Spools Out: The Best Of November's Tapes Reviewed
, November 21st, 2016 12:17
It’s the penultimate Spool’s Out of a tumultuous year, and the cassette tape underground shows no signs of slowing down. Belgian Stoner Rock, imaginary SNES and Czech TV soundtracks, techno noise from Poland, and droney modular synths from none other than Surgeon himself keep our master of tapes Tristan Bath in a good mood. Anthony Child photographed by Cathrin Queins
Spool’s Out Radio #79: DJ K-Sets
For last week’s episode of Spool’s Out radio broadcast on London’s Resonance FM, we hosted a few brief mixes put together by Spanish tape archivist and tape DJ DJ K-Sets, all assembled with cassettes from across the Middle East, Turkey, and Kurdistan.
The episode can still be streamed in full via the above, as well as via podcast.
The Asistent - Anja And The Memory People
(Horror Pop Sounds)
Is this real? Considering the current prevalence of imaginary film and TV scores emerging from the underground I’m guessing not, but then again so many of the sounds on this are just too perfect. Proclaiming to be the "30 minute score from Czech TV thriller Anja And The Memory People" which suspiciously disappeared after airing on Czechoslovakian TV in 1975. One imagines those forlorn washed-out colours from Don't Look Now soundtracking suspenseful drawn-out encounters between mistrusting characters while some invisible force is hard at work behind the scenes…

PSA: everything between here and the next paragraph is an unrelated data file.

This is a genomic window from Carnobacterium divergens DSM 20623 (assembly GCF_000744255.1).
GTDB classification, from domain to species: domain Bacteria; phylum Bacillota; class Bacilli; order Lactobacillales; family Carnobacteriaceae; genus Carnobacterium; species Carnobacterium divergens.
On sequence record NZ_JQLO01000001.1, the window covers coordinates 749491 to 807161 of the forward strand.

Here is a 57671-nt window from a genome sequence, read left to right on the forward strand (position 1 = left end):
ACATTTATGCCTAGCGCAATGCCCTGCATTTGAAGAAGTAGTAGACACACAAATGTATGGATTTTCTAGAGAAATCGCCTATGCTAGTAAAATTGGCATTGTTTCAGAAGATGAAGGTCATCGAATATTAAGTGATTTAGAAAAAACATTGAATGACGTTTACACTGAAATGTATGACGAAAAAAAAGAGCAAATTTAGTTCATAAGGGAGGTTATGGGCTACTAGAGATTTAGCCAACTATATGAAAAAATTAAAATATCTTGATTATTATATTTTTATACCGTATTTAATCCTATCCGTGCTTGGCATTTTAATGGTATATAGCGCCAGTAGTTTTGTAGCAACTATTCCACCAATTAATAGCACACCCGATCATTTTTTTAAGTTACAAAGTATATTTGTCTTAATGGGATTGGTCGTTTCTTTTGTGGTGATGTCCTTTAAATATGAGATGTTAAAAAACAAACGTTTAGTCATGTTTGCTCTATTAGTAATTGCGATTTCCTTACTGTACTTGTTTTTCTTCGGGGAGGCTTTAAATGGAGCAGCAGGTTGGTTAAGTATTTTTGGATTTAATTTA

So it’s clearly a mocked up retrofuturist vision straight out of the Ghost Box Records hauntology playbook - all arpeggiated synths and slowly released tension - but it’s an extremely well-realised vision. Each side works well as a seamless fifteen minute suite, but highlights are littered throughout the fifteen discrete snippets, incidental moments of drama, and credits sequences. ‘Changing trains - city/country’ is a particularly excellent chunk of cresting keyboard notes, hitting a beautiful crescendo by its finale, and the mocked up opening titles are a killer chunk of spooky chiller synth twiddling. Safe to say this is the best fake Czech TV soundtrack you’re going to hear in 2016.
Computer Says No - Enfant Terrible